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Rod Stewart rocks and remembers Fats – The Mercury News

NEW ORLEANS (AP) – Tens of thousands of people gathered on Saturday for the second day of the New Orleans Jazz & Heritage Festival and listened to a versatile medley of music from reputable headliners like Rod Stewart to conquer South Louisiana's bands. It was also a day of remembrance for some of the musical talents the city has recently lost. Here are a few highlights of the festival:


Some people are really lucky. Rod Stewart closed the main stage of the New Orleans Jazz & Heritage Festival on Saturday and sang a medley of his hits. Stewart seemed to enjoy himself, playfully chatting with the crowd, and often singing them to such hits as "Forever Young" and "Some Guys Have All the Luck."

"Singing is good for the heart, soul and lungs," he told the crowd.

Stewart was just in New Orleans during Mardi Gras's performance at the Kreym of Endymion Post-Parade Extravaganza. He was a last-minute addition to the festival when Aretha Franklin was unable to perform. The last time Stewart appeared in 2007 at the festival.

He was supported by a high energy assortment of musicians and singers. At the performance "Forever Young" three drummers appeared on stage against each other, followed by women in kilts playing the violin. Have fun!


Last year, New Orleans lost one of its most famous artists, Fats Domino, who decided to send it off in style during the festival.
The organizers Lil Fats & # 39; Lil Fats & # 39; Jackson played the classic domino song "Blueberry Hill" as people gathered in the suburban area of ​​the festival to see a painting by Domino The ancestral area is reminiscent of the festival's associated luminaries.

Angele Green, one of Domino's grandchildren, thanked the crowd for coming: "In my grandfather's words, let us shake, rattling and rolling, "she said.

Domino sold more than 1

10 million records, and despite his fame he was always loyal to New Orleans.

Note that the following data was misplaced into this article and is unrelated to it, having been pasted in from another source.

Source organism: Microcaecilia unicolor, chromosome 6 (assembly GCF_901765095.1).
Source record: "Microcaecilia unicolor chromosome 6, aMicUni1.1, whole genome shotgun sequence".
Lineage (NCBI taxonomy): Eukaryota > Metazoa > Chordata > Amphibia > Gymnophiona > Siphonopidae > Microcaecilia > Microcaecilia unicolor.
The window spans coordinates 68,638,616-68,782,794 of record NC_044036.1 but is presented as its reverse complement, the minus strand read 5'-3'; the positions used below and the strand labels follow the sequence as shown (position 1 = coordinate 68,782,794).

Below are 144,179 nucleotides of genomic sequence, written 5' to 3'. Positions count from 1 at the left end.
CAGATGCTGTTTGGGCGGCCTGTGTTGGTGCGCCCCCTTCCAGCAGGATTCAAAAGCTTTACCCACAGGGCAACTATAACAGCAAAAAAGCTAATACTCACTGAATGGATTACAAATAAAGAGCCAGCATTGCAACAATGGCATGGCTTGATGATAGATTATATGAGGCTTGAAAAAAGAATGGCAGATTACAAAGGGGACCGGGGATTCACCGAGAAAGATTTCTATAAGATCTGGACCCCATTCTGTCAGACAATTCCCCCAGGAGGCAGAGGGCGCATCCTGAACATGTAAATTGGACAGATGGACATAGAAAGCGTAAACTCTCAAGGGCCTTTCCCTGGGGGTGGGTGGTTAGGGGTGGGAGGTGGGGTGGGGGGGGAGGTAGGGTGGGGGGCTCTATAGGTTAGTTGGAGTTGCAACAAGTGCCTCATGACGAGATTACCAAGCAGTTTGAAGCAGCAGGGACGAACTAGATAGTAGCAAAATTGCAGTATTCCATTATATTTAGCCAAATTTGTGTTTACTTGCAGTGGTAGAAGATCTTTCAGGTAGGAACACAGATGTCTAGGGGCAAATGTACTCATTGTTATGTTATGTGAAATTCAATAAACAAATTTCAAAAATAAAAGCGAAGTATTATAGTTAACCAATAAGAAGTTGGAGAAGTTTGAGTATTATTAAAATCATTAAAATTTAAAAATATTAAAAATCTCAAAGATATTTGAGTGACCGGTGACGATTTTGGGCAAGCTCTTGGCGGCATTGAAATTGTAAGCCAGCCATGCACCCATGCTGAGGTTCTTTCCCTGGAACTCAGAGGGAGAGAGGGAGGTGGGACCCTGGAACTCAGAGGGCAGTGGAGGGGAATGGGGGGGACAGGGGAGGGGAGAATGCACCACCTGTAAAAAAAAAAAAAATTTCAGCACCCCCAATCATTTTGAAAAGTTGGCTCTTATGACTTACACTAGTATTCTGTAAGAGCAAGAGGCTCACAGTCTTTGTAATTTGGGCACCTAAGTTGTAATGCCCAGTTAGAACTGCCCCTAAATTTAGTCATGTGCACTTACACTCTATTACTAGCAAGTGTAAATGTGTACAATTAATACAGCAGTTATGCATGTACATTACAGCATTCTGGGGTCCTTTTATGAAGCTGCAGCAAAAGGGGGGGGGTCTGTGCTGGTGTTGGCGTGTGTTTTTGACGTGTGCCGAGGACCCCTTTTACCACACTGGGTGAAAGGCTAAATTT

Eather Reynolds from New Orleans said she drives past the house where Domino lived for a long time in Lower 9th Ward. She grew up and listened to his music, which she described as gospel and part-jazz: "But you could feel it in your soul."

Jon Batiste, the bandleader of The Late Show starring Stephen Colbert, Bonnie Raitt and Irma Thomas later Domino took the stage for a heartfelt homage. Batiste, alternating between the piano and his characteristic melodica, performed such hits as "Is not that a shame". Raitt told the crowd that she dedicated her song to Domino and Charles Neville, a member of the Neville Brothers band that died on Thursday. She then started in a rousing performance of "All By Myself".


Do not stay away from jazz festival just because you have children. This is the message of Bridget Truxillo, a Houston mother of three, who got up Friday morning at 4:30 to travel to New Orleans for the festival. Children who often wear large headphones to protect their ears from music or sleeping in the stroller are a big part of the festival experience. There is a children's tent with music just for her and a special tent with circus performers and face painting. Parents often camp with their children outside the various tents where the music is not that loud.

Truxillo said she wants her children to experience all the food and music of the festival. She recommended that parents find a shady place and swim with the stream, if possible: "Try it, children will adapt to everything."


By Emma Ficks based in one of the art markets she could hear the sound of the "Pine Leaf Boys" coming from the Fais Do Do stage. Not a bad day for her first experience in selling her artworks at the festival. The resident of New Orleans displayed her watercolors, which fused folklore images from her world travels with flora and fauna from Louisiana. Artists compete to show their work: "It's incredibly exciting to just come in."

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